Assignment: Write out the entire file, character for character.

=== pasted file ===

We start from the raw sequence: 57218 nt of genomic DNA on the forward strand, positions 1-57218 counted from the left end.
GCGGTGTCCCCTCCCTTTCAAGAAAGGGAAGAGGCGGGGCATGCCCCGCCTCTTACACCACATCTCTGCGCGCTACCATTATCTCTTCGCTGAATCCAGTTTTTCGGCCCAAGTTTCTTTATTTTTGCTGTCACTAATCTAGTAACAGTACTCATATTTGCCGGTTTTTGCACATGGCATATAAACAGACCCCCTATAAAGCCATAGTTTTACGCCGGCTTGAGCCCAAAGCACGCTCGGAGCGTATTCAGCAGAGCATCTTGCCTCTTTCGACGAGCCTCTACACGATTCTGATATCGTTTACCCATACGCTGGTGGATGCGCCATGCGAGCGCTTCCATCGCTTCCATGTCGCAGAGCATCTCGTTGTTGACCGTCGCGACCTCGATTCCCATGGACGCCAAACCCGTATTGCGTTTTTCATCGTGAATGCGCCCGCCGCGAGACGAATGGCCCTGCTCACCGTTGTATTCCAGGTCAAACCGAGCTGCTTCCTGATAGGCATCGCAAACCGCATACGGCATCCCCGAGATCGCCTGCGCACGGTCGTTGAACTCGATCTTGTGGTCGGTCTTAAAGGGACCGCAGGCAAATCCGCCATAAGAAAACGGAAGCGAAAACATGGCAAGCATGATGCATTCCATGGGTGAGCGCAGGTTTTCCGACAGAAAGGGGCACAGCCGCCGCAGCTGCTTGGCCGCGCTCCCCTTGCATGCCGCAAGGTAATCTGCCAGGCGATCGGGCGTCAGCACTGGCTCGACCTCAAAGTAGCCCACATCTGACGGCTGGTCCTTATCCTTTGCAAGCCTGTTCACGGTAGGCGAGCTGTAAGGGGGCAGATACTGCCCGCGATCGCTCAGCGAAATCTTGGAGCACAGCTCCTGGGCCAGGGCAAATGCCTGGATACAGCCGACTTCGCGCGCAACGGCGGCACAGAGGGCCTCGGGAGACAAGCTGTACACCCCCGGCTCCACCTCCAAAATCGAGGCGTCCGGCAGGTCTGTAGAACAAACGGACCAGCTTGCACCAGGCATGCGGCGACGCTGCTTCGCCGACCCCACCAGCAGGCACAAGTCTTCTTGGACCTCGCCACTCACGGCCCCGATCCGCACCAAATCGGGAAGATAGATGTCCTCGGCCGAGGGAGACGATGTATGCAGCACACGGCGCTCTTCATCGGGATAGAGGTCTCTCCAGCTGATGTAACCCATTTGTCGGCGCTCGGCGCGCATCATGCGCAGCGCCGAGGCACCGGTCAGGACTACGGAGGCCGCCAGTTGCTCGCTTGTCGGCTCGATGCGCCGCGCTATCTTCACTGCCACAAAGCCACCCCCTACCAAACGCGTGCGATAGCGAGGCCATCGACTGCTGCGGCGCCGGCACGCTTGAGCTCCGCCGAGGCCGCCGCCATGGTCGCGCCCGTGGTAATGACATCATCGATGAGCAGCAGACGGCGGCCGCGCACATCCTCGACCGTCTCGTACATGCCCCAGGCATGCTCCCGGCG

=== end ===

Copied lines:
We start from the raw sequence: 57218 nt of genomic DNA on the forward strand, positions 1-57218 counted from the left end.
GCGGTGTCCCCTCCCTTTCAAGAAAGGGAAGAGGCGGGGCATGCCCCGCCTCTTACACCACATCTCTGCGCGCTACCATTATCTCTTCGCTGAATCCAGTTTTTCGGCCCAAGTTTCTTTATTTTTGCTGTCACTAATCTAGTAACAGTACTCATATTTGCCGGTTTTTGCACATGGCATATAAACAGACCCCCTATAAAGCCATAGTTTTACGCCGGCTTGAGCCCAAAGCACGCTCGGAGCGTATTCAGCAGAGCATCTTGCCTCTTTCGACGAGCCTCTACACGATTCTGATATCGTTTACCCATACGCTGGTGGATGCGCCATGCGAGCGCTTCCATCGCTTCCATGTCGCAGAGCATCTCGTTGTTGACCGTCGCGACCTCGATTCCCATGGACGCCAAACCCGTATTGCGTTTTTCATCGTGAATGCGCCCGCCGCGAGACGAATGGCCCTGCTCACCGTTGTATTCCAGGTCAAACCGAGCTGCTTCCTGATAGGCATCGCAAACCGCATACGGCATCCCCGAGATCGCCTGCGCACGGTCGTTGAACTCGATCTTGTGGTCGGTCTTAAAGGGACCGCAGGCAAATCCGCCATAAGAAAACGGAAGCGAAAACATGGCAAGCATGATGCATTCCATGGGTGAGCGCAGGTTTTCCGACAGAAAGGGGCACAGCCGCCGCAGCTGCTTGGCCGCGCTCCCCTTGCATGCCGCAAGGTAATCTGCCAGGCGATCGGGCGTCAGCACTGGCTCGACCTCAAAGTAGCCCACATCTGACGGCTGGTCCTTATCCTTTGCAAGCCTGTTCACGGTAGGCGAGCTGTAAGGGGGCAGATACTGCCCGCGATCGCTCAGCGAAATCTTGGAGCACAGCTCCTGGGCCAGGGCAAATGCCTGGATACAGCCGACTTCGCGCGCAACGGCGGCACAGAGGGCCTCGGGAGACAAGCTGTACACCCCCGGCTCCACCTCCAAAATCGAGGCGTCCGGCAGGTCTGTAGAACAAACGGACCAGCTTGCACCAGGCATGCGGCGACGCTGCTTCGCCGACCCCACCAGCAGGCACAAGTCTTCTTGGACCTCGCCACTCACGGCCCCGATCCGCACCAAATCGGGAAGATAGATGTCCTCGGCCGAGGGAGACGATGTATGCAGCACACGGCGCTCTTCATCGGGATAGAGGTCTCTCCAGCTGATGTAACCCATTTGTCGGCGCTCGGCGCGCATCATGCGCAGCGCCGAGGCACCGGTCAGGACTACGGAGGCCGCCAGTTGCTCGCTTGTCGGCTCGATGCGCCGCGCTATCTTCACTGCCACAAAGCCACCCCCTACCAAACGCGTGCGATAGCGAGGCCATCGACTGCTGCGGCGCCGGCACGCTTGAGCTCCGCCGAGGCCGCCGCCATGGTCGCGCCCGTGGTAATGACATCATCGATGAGCAGCAGACGGCGGCCGCGCACATCCTCGACCGTCTCGTACATGCCCCAGGCATGCTCCCGGCG